I Am in Here: The Journey of a Child with Autism

I Am in Here:  The Journey of a child with Autism Who Cannot Speak but Finds Her Voice

Elizabeth M. Bonker and Virginia G. Breen, Authors

Revell, Baker Publishing Group, Oct., 2011, Nonfiction

Suitable for:  Parents, and Teens and Adults with Autism

Theme:  Autism Spectrum, Poetry, Finding a Voice

Synopsis:  Elizabeth was diagnosed with autism at age 13 months and lost her ability to speak at 15 months.  Until then, she was progressing normally.  She was diagnosed as mentally retarded by specialists, but her intelligence is now considered in the genius range.  Her older brother Charles also has autism, but is very talkative.  Virginia admits the autism journey is like riding a roller coaster as they heard of new treatments daily and had to make their own decisions about what would work for their children.   In their attempt to reach Elizabeth,      her parents worked with a woman who developed teaching method called Rapid Prompting Method (RPM).  The program worked for Elizabeth.  She began to write single-word answers and then full sentences with a letterboard.   From ages seven to thirteen, Elizabeth has written more than 100 poems, in which she talks about her inner world and her connection with the world around her.  She is a self-taught poet who was born with a gift to write.  I found it interesting that Elizabeth does her homework on a laptop computer, but writes her poetry on the letterboard.  I have told you enough about Elizabeth.  Now I want you to meet this beautiful soul.

 ME

I sometimes fear
That people cannot understand
That I hear
And I know
That they don’t believe I go
To every extreme
To try to express
My need to talk.
If only They could walk
In my shoes
They would share my news:
I  am here
And trying to speak every day
In some kind of way.   (age 9)

I wrote Me to let people know that even though I don’t speak, I feel and understand the world around me.  I want to be heard and respected.  I want that for everyone, especially for people like me.” – Elizabeth

Me Revisited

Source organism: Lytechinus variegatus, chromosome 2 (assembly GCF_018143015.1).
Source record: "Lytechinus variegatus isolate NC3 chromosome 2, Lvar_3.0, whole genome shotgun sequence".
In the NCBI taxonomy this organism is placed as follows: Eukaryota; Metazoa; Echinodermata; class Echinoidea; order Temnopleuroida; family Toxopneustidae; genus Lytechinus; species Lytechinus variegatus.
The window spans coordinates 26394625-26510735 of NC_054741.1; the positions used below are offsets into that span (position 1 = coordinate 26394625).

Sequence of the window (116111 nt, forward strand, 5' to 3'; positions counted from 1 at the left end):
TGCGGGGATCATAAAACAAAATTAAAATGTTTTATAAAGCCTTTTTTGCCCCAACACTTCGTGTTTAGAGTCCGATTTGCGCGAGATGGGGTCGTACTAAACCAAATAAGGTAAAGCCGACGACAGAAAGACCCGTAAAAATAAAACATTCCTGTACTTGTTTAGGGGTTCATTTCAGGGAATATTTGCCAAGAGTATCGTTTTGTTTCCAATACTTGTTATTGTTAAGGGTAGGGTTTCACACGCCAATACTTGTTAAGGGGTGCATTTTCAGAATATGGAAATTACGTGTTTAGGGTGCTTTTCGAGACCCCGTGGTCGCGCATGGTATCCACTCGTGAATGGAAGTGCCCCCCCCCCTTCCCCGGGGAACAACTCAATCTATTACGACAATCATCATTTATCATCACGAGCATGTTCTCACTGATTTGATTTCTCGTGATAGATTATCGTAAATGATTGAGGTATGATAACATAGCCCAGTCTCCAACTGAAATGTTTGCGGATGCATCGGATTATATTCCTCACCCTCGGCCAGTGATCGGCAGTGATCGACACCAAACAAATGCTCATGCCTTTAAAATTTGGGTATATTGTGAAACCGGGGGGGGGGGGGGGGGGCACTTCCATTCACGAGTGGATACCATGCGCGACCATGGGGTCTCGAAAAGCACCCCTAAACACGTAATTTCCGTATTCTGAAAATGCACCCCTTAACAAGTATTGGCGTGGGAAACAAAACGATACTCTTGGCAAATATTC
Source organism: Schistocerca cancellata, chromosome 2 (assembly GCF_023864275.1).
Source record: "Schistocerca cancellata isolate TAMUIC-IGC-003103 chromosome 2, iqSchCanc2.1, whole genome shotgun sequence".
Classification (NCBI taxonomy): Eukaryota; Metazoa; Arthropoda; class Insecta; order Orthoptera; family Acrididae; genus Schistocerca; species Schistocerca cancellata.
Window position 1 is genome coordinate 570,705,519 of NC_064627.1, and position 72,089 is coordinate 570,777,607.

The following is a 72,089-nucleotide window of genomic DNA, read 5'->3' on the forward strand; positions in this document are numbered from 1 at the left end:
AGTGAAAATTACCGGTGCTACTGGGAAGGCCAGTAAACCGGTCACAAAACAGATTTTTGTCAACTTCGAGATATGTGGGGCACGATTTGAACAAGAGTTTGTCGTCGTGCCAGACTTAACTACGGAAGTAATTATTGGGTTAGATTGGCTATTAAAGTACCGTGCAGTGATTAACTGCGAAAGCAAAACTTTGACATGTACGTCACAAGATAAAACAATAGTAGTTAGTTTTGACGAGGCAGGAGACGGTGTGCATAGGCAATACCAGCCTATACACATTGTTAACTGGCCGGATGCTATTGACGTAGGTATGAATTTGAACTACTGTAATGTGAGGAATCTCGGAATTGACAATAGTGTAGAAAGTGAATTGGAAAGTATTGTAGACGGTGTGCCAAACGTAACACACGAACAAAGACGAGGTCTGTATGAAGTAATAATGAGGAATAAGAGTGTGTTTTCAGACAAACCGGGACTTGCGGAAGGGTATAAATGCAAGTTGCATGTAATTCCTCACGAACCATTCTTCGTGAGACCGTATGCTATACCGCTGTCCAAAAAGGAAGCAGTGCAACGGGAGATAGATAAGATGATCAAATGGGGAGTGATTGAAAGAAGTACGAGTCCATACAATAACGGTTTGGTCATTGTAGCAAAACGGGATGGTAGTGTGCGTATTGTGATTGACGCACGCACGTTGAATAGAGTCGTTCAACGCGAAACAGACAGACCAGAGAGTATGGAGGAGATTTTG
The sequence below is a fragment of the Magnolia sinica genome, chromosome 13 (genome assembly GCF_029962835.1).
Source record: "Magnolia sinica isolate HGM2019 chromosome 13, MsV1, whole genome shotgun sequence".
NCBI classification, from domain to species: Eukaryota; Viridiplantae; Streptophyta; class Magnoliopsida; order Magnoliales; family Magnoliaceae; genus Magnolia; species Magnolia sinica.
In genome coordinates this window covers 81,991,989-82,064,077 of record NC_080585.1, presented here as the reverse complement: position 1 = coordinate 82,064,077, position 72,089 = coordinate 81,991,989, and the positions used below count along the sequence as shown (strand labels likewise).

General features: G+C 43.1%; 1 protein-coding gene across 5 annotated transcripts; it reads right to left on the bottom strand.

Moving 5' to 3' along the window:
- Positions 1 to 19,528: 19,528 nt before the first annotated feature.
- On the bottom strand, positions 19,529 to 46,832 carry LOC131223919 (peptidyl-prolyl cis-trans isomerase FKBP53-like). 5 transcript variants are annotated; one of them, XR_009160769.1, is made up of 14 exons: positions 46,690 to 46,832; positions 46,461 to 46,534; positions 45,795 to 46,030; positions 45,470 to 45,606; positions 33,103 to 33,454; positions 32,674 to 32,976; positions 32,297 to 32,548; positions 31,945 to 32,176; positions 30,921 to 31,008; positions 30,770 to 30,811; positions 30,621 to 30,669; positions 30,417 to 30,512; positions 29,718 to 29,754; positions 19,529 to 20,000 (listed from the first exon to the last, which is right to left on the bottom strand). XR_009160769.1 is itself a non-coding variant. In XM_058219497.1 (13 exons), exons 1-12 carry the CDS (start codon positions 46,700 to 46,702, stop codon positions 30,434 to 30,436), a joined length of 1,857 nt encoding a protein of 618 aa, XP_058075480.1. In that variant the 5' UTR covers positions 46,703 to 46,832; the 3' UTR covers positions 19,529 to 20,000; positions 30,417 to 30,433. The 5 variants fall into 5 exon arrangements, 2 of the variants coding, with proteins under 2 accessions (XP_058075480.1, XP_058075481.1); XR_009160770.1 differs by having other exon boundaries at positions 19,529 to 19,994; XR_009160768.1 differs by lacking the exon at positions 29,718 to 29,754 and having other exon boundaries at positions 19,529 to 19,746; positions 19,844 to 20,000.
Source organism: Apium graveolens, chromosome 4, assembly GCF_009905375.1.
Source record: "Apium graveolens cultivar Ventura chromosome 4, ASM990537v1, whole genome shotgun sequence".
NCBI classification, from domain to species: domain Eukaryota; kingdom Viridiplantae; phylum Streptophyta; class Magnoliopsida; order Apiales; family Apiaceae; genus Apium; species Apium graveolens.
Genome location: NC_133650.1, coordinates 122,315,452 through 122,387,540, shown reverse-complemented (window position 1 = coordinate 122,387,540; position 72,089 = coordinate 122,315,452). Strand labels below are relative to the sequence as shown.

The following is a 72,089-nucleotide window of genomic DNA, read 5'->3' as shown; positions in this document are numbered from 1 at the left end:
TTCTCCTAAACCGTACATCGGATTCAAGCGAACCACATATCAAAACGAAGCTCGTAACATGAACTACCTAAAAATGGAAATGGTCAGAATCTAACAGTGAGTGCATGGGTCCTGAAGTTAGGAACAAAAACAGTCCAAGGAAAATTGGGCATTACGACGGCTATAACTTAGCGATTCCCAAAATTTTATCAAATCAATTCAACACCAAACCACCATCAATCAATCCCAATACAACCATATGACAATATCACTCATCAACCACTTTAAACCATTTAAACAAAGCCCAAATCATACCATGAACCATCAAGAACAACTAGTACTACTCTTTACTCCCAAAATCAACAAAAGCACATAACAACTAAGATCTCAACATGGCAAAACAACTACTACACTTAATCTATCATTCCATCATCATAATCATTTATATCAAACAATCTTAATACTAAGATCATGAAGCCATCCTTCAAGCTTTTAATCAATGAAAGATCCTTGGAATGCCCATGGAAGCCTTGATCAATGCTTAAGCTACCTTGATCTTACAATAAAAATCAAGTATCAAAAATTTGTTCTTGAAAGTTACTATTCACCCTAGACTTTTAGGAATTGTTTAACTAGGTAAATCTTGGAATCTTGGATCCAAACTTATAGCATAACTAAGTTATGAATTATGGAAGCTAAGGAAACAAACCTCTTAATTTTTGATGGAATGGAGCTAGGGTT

I can’t sit still.
What’s wrong with me?
My body is doing things
I can’t explain.
My dignity I am trying to maintain.
People Stare at me
When I rock and shake.
I don’t know how much
More I can take.
So much to deal with
Going on inside me.
I wish I could get better.
I want to be set free
From my silent cage.

“Some of the people at school who do not know me make me feel uncomfortable.  They stare at me.  I would not rock and shake if I could stop it.  It just happens sometimes  I wish they could understand, but mostly I wish I could explain it to them. ” – Elizabeth

Bright Future

When you see
A tree
Think of me
Growing strong and tall.

When you see
The Sun shining brightly
Think of me
Tough and mighty.

When you see
The water on the lake
Think of the future
I plan to make.

Me
Strong
Mighty
Free

Why I like this book:  Elizabeth’s book, co-authored with her mother Virginia, is an inspirational and powerful beacon that will offer much hope to parents with children in the Austism Spectrum.   It is a profoundly moving and spiritual journey between a mother and daughter.   Elizabeth shows great courage and determination in learning to communicate, despite the fact that she lacks fine motor skills to write.  She types one letter at a time with her forefinger.  Her optimism is remarkable as she wants people to find peace in her book.

For Virginia, “Elizabeth has become my teacher, and I am learning to think about life, faith, and relationships in a whole new way.  I have come to see the world as divided into Why People and How People.   Why People cannot be at peace until they answer the question of why suffering has befallen them.  How People ask “How can I move forward?  Having been dealt their hand in life, their focus shifts to how they can find whatever healing and wholeness is possible.”  For Virgina, her 13-year-old daughter is a miracle who has “shattered the silence of autism through her beautiful poetry.”   I Am in Here, is a masterpiece of poetry and prose.  And we are so fortunate to capture a rare glimpse into Elizabeth’s beautiful mind and world.

You can visit Elizabeth at her website I Am in Here, and read the first two chapters of her book for free under “Book” and “Read a Passage.”   You will also find  videos, resources and other information.    Virginia has also indicated that Amazon is having a Kindle special price of $2.99 for I Am in Here during the month of March.